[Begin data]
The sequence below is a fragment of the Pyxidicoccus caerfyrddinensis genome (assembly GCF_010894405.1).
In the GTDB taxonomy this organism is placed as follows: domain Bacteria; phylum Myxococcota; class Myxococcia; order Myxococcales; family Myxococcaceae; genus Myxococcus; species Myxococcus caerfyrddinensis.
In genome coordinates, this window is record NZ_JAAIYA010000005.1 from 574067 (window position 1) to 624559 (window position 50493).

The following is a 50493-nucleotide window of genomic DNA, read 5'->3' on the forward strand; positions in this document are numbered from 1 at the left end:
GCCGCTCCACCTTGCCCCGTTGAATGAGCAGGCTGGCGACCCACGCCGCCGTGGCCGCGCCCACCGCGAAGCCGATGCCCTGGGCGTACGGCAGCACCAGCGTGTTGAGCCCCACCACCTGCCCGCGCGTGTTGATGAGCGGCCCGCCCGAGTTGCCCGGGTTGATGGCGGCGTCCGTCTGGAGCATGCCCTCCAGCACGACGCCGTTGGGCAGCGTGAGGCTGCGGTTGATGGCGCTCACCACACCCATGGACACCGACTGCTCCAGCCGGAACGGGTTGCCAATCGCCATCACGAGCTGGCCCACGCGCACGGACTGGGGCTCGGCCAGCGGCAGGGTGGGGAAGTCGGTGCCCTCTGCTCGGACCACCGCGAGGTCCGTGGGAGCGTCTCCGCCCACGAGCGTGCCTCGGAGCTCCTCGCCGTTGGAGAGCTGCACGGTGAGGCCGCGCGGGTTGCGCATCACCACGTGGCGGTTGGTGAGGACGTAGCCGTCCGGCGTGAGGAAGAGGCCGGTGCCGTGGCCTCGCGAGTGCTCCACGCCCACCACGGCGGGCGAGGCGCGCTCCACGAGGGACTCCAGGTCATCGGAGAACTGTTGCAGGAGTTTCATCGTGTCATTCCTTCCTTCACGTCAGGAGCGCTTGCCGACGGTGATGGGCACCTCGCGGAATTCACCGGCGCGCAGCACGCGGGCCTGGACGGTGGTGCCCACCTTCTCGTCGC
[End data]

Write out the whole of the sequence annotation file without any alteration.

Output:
The sequence below is a fragment of the Pyxidicoccus caerfyrddinensis genome (assembly GCF_010894405.1).
In the GTDB taxonomy this organism is placed as follows: domain Bacteria; phylum Myxococcota; class Myxococcia; order Myxococcales; family Myxococcaceae; genus Myxococcus; species Myxococcus caerfyrddinensis.
In genome coordinates, this window is record NZ_JAAIYA010000005.1 from 574067 (window position 1) to 624559 (window position 50493).

The following is a 50493-nucleotide window of genomic DNA, read 5'->3' on the forward strand; positions in this document are numbered from 1 at the left end:
GCCGCTCCACCTTGCCCCGTTGAATGAGCAGGCTGGCGACCCACGCCGCCGTGGCCGCGCCCACCGCGAAGCCGATGCCCTGGGCGTACGGCAGCACCAGCGTGTTGAGCCCCACCACCTGCCCGCGCGTGTTGATGAGCGGCCCGCCCGAGTTGCCCGGGTTGATGGCGGCGTCCGTCTGGAGCATGCCCTCCAGCACGACGCCGTTGGGCAGCGTGAGGCTGCGGTTGATGGCGCTCACCACACCCATGGACACCGACTGCTCCAGCCGGAACGGGTTGCCAATCGCCATCACGAGCTGGCCCACGCGCACGGACTGGGGCTCGGCCAGCGGCAGGGTGGGGAAGTCGGTGCCCTCTGCTCGGACCACCGCGAGGTCCGTGGGAGCGTCTCCGCCCACGAGCGTGCCTCGGAGCTCCTCGCCGTTGGAGAGCTGCACGGTGAGGCCGCGCGGGTTGCGCATCACCACGTGGCGGTTGGTGAGGACGTAGCCGTCCGGCGTGAGGAAGAGGCCGGTGCCGTGGCCTCGCGAGTGCTCCACGCCCACCACGGCGGGCGAGGCGCGCTCCACGAGGGACTCCAGGTCATCGGAGAACTGTTGCAGGAGTTTCATCGTGTCATTCCTTCCTTCACGTCAGGAGCGCTTGCCGACGGTGATGGGCACCTCGCGGAATTCACCGGCGCGCAGCACGCGGGCCTGGACGGTGGTGCCCACCTTCTCGTCGC